The file mode I/O embodiment described above may make use of similar operations as outlined in FIGS. 5-12 to allocated files in the storage system, open files, close files, and submit I/O storage requests to the storage system. Rather than targeting logical volumes, however, the file mode I/O embodiment targets particular files and file extensions. That is, the application instance may request the allocation of a file in the storage system which is processed in a similar manner as the request for the creation of a logical volume outlined in FIG. 5. As a result, an authentication key for accessing the file may be returned to the application instance and stored in the file name protection table 1302, or alternatively in the file extension protection table 1312 in association with the file extensions corresponding to the file.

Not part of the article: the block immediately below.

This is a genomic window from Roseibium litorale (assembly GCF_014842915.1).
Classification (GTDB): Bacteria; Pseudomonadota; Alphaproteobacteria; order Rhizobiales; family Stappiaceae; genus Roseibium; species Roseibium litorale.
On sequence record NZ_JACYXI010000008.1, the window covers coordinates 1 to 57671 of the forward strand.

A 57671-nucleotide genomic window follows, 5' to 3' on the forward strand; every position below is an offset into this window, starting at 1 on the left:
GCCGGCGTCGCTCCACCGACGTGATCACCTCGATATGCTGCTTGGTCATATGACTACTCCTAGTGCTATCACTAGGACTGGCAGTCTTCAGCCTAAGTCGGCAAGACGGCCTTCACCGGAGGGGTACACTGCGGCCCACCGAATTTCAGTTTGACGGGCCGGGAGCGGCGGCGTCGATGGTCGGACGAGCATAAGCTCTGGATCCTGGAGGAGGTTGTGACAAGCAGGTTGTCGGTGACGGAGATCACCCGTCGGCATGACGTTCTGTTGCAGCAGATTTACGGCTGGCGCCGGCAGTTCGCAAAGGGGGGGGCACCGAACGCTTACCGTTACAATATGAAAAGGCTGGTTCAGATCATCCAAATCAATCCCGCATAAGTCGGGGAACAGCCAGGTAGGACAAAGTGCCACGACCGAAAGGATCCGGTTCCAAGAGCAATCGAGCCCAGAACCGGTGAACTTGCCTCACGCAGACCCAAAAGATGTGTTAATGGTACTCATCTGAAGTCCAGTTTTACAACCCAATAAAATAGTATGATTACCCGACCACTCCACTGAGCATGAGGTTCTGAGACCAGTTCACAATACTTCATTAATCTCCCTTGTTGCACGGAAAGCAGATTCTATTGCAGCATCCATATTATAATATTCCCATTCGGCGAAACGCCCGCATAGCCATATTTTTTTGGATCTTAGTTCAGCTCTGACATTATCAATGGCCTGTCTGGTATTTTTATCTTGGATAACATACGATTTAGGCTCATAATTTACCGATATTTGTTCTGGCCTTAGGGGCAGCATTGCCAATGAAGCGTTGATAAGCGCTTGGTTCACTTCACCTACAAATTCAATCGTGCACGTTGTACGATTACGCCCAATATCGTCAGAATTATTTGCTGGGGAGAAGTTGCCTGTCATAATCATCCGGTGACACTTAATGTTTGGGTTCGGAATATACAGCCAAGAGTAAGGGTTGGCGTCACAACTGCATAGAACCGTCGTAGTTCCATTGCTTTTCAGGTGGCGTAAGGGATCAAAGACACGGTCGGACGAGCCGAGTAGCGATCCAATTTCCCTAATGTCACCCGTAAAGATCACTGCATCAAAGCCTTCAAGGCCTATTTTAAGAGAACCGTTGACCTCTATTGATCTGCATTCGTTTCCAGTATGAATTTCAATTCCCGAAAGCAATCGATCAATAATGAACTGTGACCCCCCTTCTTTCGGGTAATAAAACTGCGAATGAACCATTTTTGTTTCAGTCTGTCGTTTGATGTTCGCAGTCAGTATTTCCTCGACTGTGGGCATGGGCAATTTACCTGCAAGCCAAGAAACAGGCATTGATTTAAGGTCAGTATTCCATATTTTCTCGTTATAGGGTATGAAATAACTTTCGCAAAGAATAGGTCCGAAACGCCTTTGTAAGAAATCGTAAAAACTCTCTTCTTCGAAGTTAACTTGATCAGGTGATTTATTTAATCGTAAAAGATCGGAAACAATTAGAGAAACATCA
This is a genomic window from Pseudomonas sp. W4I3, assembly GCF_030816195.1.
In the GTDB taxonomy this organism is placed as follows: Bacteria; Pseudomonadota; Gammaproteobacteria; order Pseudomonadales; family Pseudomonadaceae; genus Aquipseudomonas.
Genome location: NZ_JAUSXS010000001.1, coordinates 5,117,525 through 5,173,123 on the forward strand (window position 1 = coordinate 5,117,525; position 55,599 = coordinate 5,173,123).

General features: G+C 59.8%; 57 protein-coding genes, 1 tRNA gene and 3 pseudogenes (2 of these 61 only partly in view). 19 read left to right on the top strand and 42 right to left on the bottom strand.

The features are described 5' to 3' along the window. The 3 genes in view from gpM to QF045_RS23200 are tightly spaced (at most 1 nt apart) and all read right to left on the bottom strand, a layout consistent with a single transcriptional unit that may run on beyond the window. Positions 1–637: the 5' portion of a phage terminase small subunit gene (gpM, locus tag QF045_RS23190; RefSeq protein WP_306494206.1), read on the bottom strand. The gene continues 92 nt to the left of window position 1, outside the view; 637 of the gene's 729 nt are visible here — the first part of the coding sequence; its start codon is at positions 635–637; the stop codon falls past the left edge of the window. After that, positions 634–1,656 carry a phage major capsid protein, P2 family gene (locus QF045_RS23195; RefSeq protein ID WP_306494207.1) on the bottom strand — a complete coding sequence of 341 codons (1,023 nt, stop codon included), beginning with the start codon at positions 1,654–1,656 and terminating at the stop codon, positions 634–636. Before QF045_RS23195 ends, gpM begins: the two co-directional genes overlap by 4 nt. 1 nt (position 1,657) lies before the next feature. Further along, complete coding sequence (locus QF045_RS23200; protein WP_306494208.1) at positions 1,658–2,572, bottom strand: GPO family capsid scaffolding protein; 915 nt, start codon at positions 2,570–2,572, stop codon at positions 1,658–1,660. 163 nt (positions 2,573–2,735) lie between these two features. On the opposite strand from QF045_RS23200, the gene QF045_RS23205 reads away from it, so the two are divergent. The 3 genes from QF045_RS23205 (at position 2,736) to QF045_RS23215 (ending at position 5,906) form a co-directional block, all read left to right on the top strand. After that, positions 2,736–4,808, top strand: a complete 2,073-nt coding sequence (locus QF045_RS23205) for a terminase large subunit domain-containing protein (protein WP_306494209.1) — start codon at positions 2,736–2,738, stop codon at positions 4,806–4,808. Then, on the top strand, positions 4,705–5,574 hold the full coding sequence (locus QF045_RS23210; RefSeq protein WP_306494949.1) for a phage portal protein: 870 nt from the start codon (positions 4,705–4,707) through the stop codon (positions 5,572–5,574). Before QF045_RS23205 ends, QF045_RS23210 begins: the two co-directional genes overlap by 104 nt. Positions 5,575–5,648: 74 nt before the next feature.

This authentication key may likewise be used to open the file once the file has been allocated by the storage system in a similar manner as outlined in FIG. 6 above. Once opened, the application instance may perform I/O operations to the file by sending I/O requests having a file name key (FN_Key) and file extension key (FE_Key) for identifying a particular entry in the file name protection table 1302 and file extension protection table 1312. The I/O requests may further include a protection domain and identifier of a type of I/O operation to be performed such that verifications, as previously described above, may be performed. Such I/O requests are converted to I/O storage commands using the information stored in the file name protection table 1302 and file extension protection table 1312. This operation is outlined for logical volumes in FIG. 8 above.